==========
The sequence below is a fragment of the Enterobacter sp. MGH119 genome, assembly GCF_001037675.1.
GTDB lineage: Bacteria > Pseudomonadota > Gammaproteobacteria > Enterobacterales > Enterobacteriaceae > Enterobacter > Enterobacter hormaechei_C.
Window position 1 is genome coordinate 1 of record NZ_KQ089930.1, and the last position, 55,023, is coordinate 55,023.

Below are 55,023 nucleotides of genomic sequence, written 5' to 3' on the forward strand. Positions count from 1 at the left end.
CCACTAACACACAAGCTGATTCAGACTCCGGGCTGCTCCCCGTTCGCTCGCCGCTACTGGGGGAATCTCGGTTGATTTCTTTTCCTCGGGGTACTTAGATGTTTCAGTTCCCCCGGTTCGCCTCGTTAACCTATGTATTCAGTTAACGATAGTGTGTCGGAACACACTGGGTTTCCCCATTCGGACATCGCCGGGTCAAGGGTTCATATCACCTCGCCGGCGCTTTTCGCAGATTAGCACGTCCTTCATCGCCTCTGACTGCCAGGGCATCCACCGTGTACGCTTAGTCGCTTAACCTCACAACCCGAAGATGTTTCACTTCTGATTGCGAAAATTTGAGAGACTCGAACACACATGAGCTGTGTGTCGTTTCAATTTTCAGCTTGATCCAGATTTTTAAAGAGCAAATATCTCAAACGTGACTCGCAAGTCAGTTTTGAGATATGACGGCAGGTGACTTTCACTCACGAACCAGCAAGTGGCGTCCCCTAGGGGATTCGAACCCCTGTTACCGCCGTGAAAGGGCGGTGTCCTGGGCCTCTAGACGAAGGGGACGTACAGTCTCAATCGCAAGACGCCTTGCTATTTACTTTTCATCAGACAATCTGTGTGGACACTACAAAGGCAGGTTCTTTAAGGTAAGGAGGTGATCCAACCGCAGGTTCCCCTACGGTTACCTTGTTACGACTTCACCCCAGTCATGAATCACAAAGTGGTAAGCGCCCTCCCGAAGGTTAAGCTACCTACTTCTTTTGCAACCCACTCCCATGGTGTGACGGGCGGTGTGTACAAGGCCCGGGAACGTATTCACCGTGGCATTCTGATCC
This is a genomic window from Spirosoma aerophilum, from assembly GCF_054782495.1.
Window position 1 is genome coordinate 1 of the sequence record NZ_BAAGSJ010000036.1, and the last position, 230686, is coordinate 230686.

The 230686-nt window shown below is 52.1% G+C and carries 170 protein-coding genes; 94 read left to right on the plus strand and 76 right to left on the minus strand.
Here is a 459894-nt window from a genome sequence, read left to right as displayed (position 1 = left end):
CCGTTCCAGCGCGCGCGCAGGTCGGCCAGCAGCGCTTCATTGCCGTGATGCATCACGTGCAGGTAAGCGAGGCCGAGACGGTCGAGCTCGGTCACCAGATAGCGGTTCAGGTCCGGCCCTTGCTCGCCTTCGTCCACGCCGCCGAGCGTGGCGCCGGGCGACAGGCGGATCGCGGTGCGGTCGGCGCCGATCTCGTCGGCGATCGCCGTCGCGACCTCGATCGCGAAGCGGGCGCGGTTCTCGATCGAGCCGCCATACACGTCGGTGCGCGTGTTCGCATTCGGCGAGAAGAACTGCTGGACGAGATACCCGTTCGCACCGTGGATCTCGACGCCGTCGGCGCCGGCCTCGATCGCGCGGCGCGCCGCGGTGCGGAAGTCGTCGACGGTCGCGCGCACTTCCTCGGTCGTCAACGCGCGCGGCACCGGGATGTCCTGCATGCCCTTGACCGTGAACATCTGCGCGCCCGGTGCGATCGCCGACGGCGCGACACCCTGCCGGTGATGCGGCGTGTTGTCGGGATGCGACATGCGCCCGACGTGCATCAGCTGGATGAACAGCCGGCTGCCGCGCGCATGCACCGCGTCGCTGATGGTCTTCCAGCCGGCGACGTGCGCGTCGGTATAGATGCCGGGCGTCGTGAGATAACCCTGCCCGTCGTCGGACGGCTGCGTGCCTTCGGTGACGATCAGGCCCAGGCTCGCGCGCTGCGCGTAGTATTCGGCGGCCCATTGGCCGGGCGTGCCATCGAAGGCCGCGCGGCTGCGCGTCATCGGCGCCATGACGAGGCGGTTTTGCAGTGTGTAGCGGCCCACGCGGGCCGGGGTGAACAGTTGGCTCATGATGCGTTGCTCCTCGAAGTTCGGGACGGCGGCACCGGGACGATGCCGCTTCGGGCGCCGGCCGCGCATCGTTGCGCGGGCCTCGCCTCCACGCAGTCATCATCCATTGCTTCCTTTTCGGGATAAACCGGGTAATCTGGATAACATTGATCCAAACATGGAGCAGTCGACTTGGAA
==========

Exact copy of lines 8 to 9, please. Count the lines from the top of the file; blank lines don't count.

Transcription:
The 230686-nt window shown below is 52.1% G+C and carries 170 protein-coding genes; 94 read left to right on the plus strand and 76 right to left on the minus strand.
Here is a 459894-nt window from a genome sequence, read left to right as displayed (position 1 = left end):